Wednesday, July 17, 2013
Queer Rurality: Nicole Seymour's "Strange Natures: Futurity, Empathy, and the Queer Ecological Imagination"
Like many a monograph, Seymour adheres to a familiar structure: introduction, four chapters of case-studies, and a brief conclusion. The introduction serves the most rigorously theoretical function, though continuous engagement with theoretical concepts persists throughout. Basically, Seymour is interested by the ways in which approximately three decades (1960-1990) of thought have contested "nature" as a concept, and sought to "denaturalize" in order to reinterpret the underpinnings of dominant ideologies. The most rigorous (and convincing) study comes via Brokeback Mountain; in this chapter, Seymour convincingly demonstrates how queerness is, within the film, not only dealing with sexuality, but also, and perhaps predominately, the transgressions of lost capital for private interests. As Seymour explains it, Joe Aguirre (Randy Quaid) hires Ennis (Heath Ledger) and Jack (Jake Gyllenhaal) as ranch hands to "maximize the profits of the private businessman using public land...the queerness of their actions, in other words, lies in how they disregard private, capitalist demands on public, natural space." Moreover, Seymour demonstrates how Aguirre's language ambiguously relates to both homosexual behavior and poor business practices. Thus, the language used is as much related to class-based equations (poor = lazy) as queer. Also entwined is the expression of "unruly desire" in public spaces, which Seymour nicely ties with the film Surf Party (Maury Dexter, 1964), which is briefly seen on-screen by Ennis at the drive-in. For Seymour, even dating back to such beach-blanket films, the inclination to relegate desire out of public space has primed an articulation for the queer ecological that Brokeback Mountain makes explicit.
Seymour's other chapters perform in much the same way - sharp, adept, and convincing, though the discussion of Safe slips a little too often into basic formal analysis disguised as a larger discussion on rethinking "regimes of visibility." Even in these lesser chapters, however, Seymour renders refreshing, revisionist readings. Furthermore, as any proficient scholar would, Seymour offers recourse to previous theory, from heavy-hitters such as Lee Edelman and Judith Butler to essential articles - namely, John D'Emilio's "Capitalism and Gay Identity," which "explains how capitalism produces the conditions necessary for individuals, and queer individuals in particular, to live outside of familial and reproductive structures, - but also produces homophobia and other forms of regulation to maintain the family and biological reproduction, thus reproducing itself by ensuring the next generation of workers." These types of inclusions make Seymour's line of thought difficult to dispute, as the paradoxical forms of late capitalism both ensure the presence, but guarantee the suppression, of queer life, much like the perpetuation of queer-as-urban discourses have afforded credence to a "nature-over-nurture" ethos that dominates many arguments against same-sex marriage. Seymour says that since "queer ecology and ecocriticism have been conceptually constrained by homophobic discourses that position queers as 'against nature,' as well as by queer discourses that embrace the designation as a form of dissonance," sound, alternative readings must appear to correct these errors in order to allow a "queer ecology" to emerge. Doing so would both reshape means for understanding nature/queer relations, but also end the idea that a queer ecology would be "strange." With brazen, well-wrought scholarship, Seymour has given such an endeavor a commendable dawn.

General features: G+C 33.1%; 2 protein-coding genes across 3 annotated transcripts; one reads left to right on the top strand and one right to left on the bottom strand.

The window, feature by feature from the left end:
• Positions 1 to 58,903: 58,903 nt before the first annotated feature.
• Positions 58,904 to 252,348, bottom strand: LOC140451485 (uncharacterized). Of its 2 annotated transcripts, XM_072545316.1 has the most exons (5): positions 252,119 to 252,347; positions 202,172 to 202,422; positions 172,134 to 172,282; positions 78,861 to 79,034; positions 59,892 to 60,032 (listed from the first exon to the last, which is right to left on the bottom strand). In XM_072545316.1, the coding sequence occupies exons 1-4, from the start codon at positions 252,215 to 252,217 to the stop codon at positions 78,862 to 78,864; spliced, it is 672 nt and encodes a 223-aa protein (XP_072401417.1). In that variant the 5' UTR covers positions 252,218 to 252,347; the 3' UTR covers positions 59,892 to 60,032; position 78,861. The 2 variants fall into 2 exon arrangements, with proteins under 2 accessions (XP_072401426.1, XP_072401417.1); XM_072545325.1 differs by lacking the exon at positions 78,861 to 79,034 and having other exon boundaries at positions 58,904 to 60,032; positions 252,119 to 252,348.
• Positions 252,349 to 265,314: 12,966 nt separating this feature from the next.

Strange Natures was released by University of Illinois Press on May 22. To purchase it, click here.